It perpetually influences our actions and behaviors in the present and is referred to as ignorance in Buddhism. Because of the karmic influence of this ignorance, we go through the cycle of birth and death.
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When the unwholesome seeds from the past mature, we become afflicted and are tempted to commit unwholesome deeds, which in turn plant new unwholesome seeds for the future. When the wholesome seeds from the past mature, our hearts are pure and noble, our minds are clear and intelligent, and we again perform wholesome deeds that become new wholesome seeds in the alaya consciousness.
Buddhist Psychology: Classical Texts in Contemporary Perspective
Due to the influence of ignorance we carry with us from the past, we are prone to making judgments that result in negative feelings. Reinforced by greed and anger, our minds become confused and form incorrect views about things in the world. However, just as plants require sunshine and rain to blossom and bear fruit, similar conditions are required for the development of human behavior.
Although feelings of love, hatred, and positive or negative intentions lie deep in the subconscious of all humans, when these feelings are provoked by the people or things that surround us, we must rely on our true mind and wisdom to avoid committing negative deeds and conduct ourselves virtuously instead.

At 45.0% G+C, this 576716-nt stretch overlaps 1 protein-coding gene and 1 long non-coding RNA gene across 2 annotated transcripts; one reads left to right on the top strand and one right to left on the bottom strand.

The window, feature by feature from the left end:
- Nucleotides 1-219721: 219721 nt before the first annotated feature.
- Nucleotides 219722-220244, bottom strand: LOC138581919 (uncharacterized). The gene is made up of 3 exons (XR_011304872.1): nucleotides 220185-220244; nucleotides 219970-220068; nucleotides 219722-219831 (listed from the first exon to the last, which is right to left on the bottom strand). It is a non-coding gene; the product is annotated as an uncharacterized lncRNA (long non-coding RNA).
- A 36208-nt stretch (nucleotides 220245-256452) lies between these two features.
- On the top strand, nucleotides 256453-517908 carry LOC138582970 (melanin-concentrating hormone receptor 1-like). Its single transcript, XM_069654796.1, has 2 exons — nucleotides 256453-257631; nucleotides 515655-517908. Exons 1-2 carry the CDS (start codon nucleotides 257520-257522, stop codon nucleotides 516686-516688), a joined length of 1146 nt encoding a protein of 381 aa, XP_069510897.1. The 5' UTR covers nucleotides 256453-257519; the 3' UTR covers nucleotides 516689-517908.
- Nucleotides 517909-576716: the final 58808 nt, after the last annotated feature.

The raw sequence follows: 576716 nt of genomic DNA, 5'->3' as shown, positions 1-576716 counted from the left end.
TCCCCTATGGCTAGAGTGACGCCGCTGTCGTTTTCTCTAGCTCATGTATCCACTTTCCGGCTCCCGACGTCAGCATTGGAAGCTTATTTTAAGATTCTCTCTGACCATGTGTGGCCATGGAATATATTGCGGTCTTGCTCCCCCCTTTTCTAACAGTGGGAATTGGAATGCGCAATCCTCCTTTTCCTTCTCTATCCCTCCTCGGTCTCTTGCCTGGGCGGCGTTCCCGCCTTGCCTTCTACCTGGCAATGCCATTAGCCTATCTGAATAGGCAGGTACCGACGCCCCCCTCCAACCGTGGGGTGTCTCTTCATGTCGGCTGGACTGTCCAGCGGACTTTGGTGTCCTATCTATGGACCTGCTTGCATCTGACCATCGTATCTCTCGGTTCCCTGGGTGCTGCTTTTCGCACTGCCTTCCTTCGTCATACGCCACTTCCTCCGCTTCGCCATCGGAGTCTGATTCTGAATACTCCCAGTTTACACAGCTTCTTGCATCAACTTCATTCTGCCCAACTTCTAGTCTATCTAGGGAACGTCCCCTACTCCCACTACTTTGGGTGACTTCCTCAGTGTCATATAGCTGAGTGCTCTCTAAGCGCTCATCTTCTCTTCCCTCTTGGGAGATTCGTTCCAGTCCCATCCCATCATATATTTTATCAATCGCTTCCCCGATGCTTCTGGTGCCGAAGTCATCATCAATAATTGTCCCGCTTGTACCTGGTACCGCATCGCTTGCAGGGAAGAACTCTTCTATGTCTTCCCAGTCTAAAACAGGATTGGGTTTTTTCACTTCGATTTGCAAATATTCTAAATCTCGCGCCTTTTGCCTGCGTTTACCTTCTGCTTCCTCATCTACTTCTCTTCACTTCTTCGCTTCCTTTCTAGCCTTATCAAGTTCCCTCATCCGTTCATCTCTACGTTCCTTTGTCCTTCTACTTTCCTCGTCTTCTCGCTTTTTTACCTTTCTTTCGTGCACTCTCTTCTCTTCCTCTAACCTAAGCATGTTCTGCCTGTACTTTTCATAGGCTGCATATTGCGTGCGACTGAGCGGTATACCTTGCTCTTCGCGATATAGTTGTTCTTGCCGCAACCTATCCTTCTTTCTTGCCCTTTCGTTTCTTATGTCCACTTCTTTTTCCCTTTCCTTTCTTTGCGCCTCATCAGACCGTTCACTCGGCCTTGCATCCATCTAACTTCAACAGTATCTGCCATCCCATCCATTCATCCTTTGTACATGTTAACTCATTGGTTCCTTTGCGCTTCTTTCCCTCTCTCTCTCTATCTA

The development of our true mind and its wisdom relies on the diligent practice of upholding the precepts, developing concentration, and increasing awareness and insight.workcompcongbadc.tk
Course Buddhist Psychology
The wisdom emitted from the true mind is the therapy or treatment that humans can use to resolve internal conflicts within their minds, to transcend suffering in this lifetime, and to break free from the cycle of birth and death in future lives. Five basic psychological functions: mental and physical contact, attention, feeling, identification, and analysis.
Five deliberately created mental conditions: aspiration, comprehension, memory, concentration, and wisdom. Eleven wholesome psychological states: trust, diligence, humility, remorse, no greed, no hatred, no ignorance, tranquility, attentiveness, equanimity, and harmlessness. Six root afflictions: greed, hatred, ignorance, arrogance, doubt, and incorrect views.
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- Introduction to Buddhist Psychology.
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Twenty unwholesome psychological states: anger, hostility, irritation, conceit, deceit, flattery, arrogance, malice, jealousy, stinginess, remorselessness, no regret, no trust, laziness, insensitivity, apathy, agitation, forgetfulness, incorrect perception, and heedlessness. Four neutral states of mind: remorse, sleepiness, applied thought, and sustained thought.
Start by pressing the button below! Buddhist Psychology. Read more. Make your mind an ocean: Aspects of Buddhist psychology. An Introduction to Buddhist Psychology. Buddhist Teaching in India.
Mind in Buddhist Psychology
Buddhist Faith in America. Buddhist Civilization in Tibet. Buddhist Art in India. Buddhist Sects In India. Science of Mind and Behavior. Philosophical Essays on Mind and Psychology.
Psychology: The Science of Mind and Behavior. Brainstorms: Philosophical Essays on Mind and Psychology.
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